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Atlantic Crossing

Iceland to Greenland

On June 3,1990, Numan enthusiastically returned to Reykjavik, raring to continue. As preparations continued, tensions between Numan and his chase pilot began to surface. To his credit, however, it was this chase plane pilot who suggested that Numan overfly Greenland rather than skirt around the coast and fight possible heavy turbulence resulting from winds swirling around the mountains and fjords. The differences between the two men, however, would eventually nearly paralyse the expedition.


After three weeks in Reykjavik, Numan headed out over the Denmark Strait for Kulusuk, Greenland on June 22,1990 - a stretch of approximately 395 nautical miles over "open" water - arriving there after 6 hours and 58 minutes. The chase plane pilot had awakened Numan early that morning to show him an optimistic weather forecast. "It's clear skies all the way to Kulusuk," Numan recalls the pilot telling him as he produced the most current infrared meteorological map. In retrospect, Numan observes, "I did a very stupid thing, I didn't call the weather office myself. Because he was so convinced, I made the decision to take off. 32 miles out from Reykjavik I hit a big band of clouds. Luckily I was able to climb on top and continue the flight. Because the weather information I continued to receive confirmed that Kulusuk remained clear, I was optimistic.After rendezvousing with me about three hours into my flight, my chase plane flew on to Kulusuk and reported that the weather was clear."

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sea crossing "I continued on, eventually spotting Big Gun radar station and circling down from 8,000 ft., the altitude to which I climbed to get over the clouds, to land in Kulusuk in beautiful weather. Needless to say, we were all delighted at having completed the longest leg over water, but later in the evening I asked the chase plane pilot about the clouds, and he replied, 'Well, would you have gone if you'd known there weren't clear skies? It was clear in Reykjavik and clear in Kulusuk.' He'd known about the cloud bank all along.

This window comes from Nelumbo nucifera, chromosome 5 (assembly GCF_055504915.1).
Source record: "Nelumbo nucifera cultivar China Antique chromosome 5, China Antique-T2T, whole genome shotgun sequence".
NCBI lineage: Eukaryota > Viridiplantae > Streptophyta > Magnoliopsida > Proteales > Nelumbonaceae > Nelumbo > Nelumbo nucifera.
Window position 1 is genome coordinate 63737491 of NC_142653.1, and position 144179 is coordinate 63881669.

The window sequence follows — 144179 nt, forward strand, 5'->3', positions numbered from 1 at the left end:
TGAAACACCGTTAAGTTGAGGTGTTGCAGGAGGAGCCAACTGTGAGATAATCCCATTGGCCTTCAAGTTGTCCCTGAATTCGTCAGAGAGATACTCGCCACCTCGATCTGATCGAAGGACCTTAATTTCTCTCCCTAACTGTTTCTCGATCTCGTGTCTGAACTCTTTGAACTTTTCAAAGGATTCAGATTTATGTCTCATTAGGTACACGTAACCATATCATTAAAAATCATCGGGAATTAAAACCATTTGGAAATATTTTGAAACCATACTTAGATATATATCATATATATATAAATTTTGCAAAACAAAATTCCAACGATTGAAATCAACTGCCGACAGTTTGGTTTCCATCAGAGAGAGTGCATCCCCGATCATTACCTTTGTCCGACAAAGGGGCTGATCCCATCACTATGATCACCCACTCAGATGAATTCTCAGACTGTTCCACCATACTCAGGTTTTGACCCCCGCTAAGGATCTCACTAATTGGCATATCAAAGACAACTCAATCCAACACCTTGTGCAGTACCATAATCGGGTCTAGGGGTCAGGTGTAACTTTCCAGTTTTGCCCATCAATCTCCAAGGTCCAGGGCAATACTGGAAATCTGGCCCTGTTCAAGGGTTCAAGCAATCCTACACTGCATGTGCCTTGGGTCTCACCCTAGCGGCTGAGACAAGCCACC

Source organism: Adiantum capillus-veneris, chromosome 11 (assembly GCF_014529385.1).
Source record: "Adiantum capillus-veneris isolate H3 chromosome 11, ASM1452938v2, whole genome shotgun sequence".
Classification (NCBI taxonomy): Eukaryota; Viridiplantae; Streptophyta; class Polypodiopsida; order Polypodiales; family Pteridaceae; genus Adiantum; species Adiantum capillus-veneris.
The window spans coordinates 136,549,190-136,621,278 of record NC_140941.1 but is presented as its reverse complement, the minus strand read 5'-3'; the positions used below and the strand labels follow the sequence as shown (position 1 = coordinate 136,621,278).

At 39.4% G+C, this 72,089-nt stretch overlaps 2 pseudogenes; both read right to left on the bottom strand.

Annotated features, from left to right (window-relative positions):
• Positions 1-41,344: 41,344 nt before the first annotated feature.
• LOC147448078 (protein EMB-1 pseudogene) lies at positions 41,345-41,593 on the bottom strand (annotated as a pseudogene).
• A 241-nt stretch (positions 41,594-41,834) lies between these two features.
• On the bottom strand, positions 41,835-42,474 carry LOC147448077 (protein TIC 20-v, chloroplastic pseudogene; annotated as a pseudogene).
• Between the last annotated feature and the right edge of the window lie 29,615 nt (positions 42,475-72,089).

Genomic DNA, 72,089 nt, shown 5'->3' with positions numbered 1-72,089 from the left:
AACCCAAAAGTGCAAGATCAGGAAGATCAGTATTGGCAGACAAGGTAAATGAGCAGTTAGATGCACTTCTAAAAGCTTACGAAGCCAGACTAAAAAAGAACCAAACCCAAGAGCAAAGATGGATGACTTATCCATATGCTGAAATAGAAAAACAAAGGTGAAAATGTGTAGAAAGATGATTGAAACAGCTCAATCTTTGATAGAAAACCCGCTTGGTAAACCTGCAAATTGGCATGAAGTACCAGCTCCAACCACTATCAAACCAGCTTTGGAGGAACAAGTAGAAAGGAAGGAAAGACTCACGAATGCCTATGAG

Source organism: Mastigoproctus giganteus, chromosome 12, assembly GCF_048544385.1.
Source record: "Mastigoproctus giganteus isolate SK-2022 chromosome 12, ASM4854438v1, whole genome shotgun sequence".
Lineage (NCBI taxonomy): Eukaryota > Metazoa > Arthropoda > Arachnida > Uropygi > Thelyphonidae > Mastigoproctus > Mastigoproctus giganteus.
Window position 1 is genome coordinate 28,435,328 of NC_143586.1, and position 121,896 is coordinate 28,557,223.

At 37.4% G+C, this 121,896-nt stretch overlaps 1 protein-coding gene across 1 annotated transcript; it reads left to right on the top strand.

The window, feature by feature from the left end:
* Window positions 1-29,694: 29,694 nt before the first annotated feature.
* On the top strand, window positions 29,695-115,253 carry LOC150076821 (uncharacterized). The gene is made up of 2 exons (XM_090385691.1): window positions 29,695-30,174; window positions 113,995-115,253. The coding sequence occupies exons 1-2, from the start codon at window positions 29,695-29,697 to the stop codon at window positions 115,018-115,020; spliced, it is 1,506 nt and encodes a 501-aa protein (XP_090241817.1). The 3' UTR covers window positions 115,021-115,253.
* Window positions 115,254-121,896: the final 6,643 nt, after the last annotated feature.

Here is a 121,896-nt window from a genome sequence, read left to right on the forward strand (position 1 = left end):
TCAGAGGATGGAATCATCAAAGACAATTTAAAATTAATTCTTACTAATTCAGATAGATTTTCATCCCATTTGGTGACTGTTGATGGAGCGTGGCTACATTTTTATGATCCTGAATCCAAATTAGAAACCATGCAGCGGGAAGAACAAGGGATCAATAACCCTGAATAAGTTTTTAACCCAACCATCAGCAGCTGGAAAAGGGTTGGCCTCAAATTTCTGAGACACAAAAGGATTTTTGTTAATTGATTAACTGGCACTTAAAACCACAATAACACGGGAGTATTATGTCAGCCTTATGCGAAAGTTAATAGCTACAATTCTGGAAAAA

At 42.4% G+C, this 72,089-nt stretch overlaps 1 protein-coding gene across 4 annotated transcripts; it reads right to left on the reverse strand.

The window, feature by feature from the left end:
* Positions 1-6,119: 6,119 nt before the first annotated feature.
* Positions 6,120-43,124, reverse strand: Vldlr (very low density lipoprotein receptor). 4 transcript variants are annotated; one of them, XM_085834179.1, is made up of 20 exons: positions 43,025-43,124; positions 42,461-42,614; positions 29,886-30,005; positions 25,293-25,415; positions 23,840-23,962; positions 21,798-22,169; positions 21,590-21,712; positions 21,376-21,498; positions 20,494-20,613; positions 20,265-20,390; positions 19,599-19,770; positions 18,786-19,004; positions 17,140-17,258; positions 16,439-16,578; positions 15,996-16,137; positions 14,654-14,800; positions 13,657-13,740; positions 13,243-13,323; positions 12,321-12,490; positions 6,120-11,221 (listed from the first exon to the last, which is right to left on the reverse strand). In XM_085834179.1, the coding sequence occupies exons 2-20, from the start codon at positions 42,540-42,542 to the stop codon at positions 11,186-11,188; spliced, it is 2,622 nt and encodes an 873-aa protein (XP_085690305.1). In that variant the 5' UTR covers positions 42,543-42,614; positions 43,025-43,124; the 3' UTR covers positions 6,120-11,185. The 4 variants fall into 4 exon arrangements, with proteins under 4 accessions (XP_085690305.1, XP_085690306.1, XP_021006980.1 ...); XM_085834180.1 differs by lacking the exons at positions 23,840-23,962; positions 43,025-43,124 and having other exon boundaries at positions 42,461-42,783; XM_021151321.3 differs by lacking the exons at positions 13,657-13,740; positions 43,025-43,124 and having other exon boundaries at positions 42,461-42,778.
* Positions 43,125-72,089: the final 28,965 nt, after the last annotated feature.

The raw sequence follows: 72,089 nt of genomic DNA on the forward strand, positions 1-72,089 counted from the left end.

Epps Brothers

After the initial elation about the successful completion of this leg wore off, confrontations again erupted between Numan and the chase plane pilot. After a heated argument the chase plane pilot ended up on his back, at that point, the remainder of the flight was in great jeopardy. Neither pilot wished to continue flying with the other. With beautiful weather forecast for the next 24 hours, but without the needed chase plane, Numan was sure his expedition was doomed.

Onto the same gravel runway in Kulusuk the next morning ambled Pat Epps, one of the leaders of the Greenland Expedition Society attempting to recover the B-17s and P-38s buried in the icecap since World War II.Epps approached Numan and said, "Are you that crazy ultralight pilot I talked to? How are things going?" Numan exploded. "See that guy sitting there on the stairs of that Navajo? That's my chase plane pilot. I socked him and now he's putting all kinds of restrictions on my flight and the weather's perfect."

Epps responded in his Atlanta drawl, "Well, I can have a Piper Navajo here in about two hours. You'll have to pay for our expenses and my brother Doug will have to agree to be the pilot, but I think we can fly chase for you."

Two hours later Doug Epps strolled onto the runway, within minutes the deal was sealed.

Sondre Stromfjord - June 26, 1990

With the beginning of the Epps brothers' involvement in Numan's expedition, what had increasingly been becoming a tedious affair quickly turned into an exciting adventure. Highly renewed and greatly relieved, Numan departed Kulusuk on June 26th to fly to Sondre Stromfjord on the west coast of Greenland, landing there 7 hours and 9 minutes later.

"Once you get past the coastline, the landscape of Greenland gives the impression of being completely flat, but it slowly rises to heights of 9,500 feet. The only way I could judge my altitude in relation to the icecap was to watch the shadow of my machine. Each time my shadow started to grow larger I'd simply climb a little higher."

Despite everyone's best efforts Numan's landing in Sondre Stromfjord was not entirely uneventful. After linking up with Numan near Sea Bass radar station, Doug Epps had circled Numan for some time, helping to correct his course to "Sondy" as Epps affectionately called it.

"I took off about two hours after Eppo," said Epps, "and even after I picked him up with the direction finder it took me a while to spot him. He didn't make a very good target, flying that white ultralight on top of the icecap. Eventually I spotted him and helped him correct his course directly to Sondy and then went on and landed ahead.